Trade Cases

Jones Act Waived—What is It?

Written by Sandy Williams

President Trump lifted the shipping restrictions on Puerto Rico on Thursday, at least temporarily waiving the Jones Act that prohibits non-U.S. flagged vessels from delivering shipments between two U.S. ports.

With the decision, relief supplies can be brought from the mainland to devastated Puerto Rico by foreign-owned vessels. The waiver is limited to 10 days.

The Merchant Marine Act of 1920, also known as the Jones Act, regulates maritime commerce in U.S. waters and between U.S. ports. The law designates all shipping between U.S. ports must be on U.S. vessels even if foreign-flagged vessels are available and more economical.

The origin of the law began in World War I when foreign merchant fleets left American shores to aid the war effort, leaving the U.S. with a shortage of vessels to conduct normal trade and to transport defense cargo once the United States joined the war. Later it was seen as a defense to border security. In studies as recent as 2011 and 2016, concerns surfaced regarding terrorist attacks by “exploitation of maritime industry practices” (quote from Department of Homeland Security).

U.S. territories, as well as Hawaii and Alaska, argue that the restrictions make shipping and prices more expensive than mainland U.S.A.

Rep. Luis V. Gutiérrez (D-IL) emphasized those extra costs when he and other members of congress implored the administration to waive the act for Puerto Rico relief efforts.

“Puerto Rico is broke and the federal government already controls the purse strings through the financial control board or Junta that was imposed by Congress,” said Gutiérrez. “Puerto Rico can’t borrow funds and they are required to use American shipping only, which is the most expensive in the world. In their hour of need, Washington can help by suspending the Jones Act and suspending cost-sharing obligations.”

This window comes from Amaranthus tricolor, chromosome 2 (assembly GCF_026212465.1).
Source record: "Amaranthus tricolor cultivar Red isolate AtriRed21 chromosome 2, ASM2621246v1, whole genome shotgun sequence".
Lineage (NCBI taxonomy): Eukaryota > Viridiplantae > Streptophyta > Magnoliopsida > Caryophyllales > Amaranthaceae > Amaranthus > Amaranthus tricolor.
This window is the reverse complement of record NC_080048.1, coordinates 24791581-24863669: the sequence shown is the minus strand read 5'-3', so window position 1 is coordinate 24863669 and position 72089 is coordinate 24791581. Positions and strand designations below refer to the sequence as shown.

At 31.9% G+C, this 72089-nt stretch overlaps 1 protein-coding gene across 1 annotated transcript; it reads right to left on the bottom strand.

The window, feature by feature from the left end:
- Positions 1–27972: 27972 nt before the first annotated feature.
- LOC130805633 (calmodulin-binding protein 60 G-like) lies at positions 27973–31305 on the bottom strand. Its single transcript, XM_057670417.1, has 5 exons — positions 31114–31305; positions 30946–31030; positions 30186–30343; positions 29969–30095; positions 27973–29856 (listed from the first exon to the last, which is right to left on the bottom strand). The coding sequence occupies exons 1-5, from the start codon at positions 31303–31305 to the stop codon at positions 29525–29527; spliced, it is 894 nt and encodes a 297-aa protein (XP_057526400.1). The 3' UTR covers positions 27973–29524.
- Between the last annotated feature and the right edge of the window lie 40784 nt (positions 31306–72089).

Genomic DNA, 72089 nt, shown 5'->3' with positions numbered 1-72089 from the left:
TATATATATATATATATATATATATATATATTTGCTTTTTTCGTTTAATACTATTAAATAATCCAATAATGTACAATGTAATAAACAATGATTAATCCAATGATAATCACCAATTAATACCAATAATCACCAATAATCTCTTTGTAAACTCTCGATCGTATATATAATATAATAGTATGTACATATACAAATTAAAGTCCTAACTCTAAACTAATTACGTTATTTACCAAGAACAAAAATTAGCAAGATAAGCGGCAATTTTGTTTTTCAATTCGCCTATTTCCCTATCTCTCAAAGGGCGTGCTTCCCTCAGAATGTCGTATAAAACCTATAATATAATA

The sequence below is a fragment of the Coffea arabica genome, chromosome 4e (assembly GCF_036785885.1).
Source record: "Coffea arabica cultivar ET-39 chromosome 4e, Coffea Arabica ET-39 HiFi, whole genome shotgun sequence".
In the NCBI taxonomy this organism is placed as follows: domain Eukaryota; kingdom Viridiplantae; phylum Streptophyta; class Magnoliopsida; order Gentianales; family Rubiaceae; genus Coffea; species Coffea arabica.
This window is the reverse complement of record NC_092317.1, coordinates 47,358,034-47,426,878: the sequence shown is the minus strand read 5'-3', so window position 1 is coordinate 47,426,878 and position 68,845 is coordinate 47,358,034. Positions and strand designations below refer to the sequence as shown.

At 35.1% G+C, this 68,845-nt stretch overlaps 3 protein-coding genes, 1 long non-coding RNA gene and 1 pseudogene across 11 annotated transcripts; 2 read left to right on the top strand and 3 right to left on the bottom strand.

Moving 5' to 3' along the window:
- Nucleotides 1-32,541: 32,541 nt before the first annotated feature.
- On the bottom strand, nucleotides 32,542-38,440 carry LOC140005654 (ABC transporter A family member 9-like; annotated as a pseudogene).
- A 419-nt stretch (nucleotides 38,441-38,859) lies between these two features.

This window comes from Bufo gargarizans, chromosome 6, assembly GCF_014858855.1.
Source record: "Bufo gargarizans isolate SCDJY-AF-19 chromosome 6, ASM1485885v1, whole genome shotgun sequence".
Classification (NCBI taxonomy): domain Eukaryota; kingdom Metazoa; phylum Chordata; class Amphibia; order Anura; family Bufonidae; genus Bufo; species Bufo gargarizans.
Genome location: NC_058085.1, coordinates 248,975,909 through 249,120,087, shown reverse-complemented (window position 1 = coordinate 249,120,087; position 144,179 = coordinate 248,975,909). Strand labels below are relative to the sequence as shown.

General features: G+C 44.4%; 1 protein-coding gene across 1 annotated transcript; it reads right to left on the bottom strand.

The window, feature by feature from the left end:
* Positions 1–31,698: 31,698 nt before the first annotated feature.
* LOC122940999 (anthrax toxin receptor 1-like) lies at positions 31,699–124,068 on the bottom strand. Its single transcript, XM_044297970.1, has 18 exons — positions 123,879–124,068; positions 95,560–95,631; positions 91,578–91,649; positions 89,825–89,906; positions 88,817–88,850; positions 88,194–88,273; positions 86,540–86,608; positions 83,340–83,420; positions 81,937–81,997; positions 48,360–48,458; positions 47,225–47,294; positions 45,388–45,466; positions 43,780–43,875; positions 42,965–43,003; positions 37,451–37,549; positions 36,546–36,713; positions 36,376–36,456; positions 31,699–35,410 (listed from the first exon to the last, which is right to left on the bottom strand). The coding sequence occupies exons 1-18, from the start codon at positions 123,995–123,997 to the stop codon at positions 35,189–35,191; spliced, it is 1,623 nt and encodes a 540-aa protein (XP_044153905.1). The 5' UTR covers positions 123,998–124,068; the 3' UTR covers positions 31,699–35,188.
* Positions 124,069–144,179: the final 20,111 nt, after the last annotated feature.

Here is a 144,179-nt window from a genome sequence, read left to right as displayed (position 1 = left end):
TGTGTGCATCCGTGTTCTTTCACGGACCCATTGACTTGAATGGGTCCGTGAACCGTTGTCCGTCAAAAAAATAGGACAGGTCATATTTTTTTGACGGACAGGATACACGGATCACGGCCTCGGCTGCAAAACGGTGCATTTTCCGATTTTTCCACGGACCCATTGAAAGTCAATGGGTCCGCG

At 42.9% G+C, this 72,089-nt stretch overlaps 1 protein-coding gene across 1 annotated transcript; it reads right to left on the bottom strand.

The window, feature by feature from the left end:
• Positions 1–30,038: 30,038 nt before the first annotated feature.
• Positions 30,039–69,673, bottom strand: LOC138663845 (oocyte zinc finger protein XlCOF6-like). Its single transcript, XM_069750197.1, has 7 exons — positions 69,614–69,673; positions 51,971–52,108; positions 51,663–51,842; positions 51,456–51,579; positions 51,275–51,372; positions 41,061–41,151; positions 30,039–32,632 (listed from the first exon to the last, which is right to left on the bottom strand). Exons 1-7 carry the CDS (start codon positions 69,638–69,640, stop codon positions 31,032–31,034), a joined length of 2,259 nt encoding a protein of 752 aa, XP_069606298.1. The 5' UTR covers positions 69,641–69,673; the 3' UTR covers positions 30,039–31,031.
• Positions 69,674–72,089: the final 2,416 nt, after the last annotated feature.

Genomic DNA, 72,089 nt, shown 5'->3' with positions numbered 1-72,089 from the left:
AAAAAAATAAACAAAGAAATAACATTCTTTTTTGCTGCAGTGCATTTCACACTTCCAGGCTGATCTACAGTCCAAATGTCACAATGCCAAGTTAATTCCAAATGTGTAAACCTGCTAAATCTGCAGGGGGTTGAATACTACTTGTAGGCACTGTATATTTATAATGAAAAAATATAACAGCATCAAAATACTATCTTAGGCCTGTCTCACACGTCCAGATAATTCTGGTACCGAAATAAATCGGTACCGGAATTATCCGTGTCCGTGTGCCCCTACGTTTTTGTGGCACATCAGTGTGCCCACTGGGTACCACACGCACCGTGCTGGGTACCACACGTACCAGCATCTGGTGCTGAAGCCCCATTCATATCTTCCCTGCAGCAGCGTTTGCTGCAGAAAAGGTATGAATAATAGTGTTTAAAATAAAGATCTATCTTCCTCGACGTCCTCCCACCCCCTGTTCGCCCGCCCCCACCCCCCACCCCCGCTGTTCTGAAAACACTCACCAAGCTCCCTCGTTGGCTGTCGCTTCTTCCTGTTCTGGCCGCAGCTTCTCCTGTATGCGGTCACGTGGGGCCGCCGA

Sen. John McCain (R-AZ) offered his support a day later: “It is unacceptable to force the people of Puerto Rico to pay at least twice as much for food, clean drinking water, supplies and infrastructure due to Jones Act requirements as they work to recover from this disaster.”

During natural disasters, the Jones Act can hold up supplies in regions like Puerto Rico, Guam and Hawaii as they wait for U.S. vessels to become available for shipments. Trump faced pressure from both those who opposed and supported the act following the recent hurricanes..

U.S. Rep. Garrett Graves (R-LA) criticized Trump for waiving the Jones Act.

“This is a solution in search of a problem. There are several thousand shipping containers sitting at the docks in [Puerto Rico] today,” Graves said on Thursday (Sept. 28). “The problem isn’t the Jones Act. The problem is that there was a hurricane. Logistical systems are destroyed. Trucks, highways and other transportation systems are gone. They can’t get food and supplies to hurricane victims. Already, two-thirds of the vessels bringing commerce to Puerto Rico are foreign-flagged.”

Homeland Security Advisor Tom Bossert reacted Thursday to criticism that the Jones Act was not waived quickly enough for Puerto Rico, saying it was an “unfounded complaint.” There were plenty of U.S. flag vessels to meet the needs of transporting fuel and commodities into Puerto Rico, he said. The waiver was issued after Governor Rosselló called Bossert with the request.

“So that was not too late. It was not even too early. It was just the right thing to do proactively,” said Bossert. When pressed by reporters, he said had he not received a request from the governor, he would not have waived the Jones Act.

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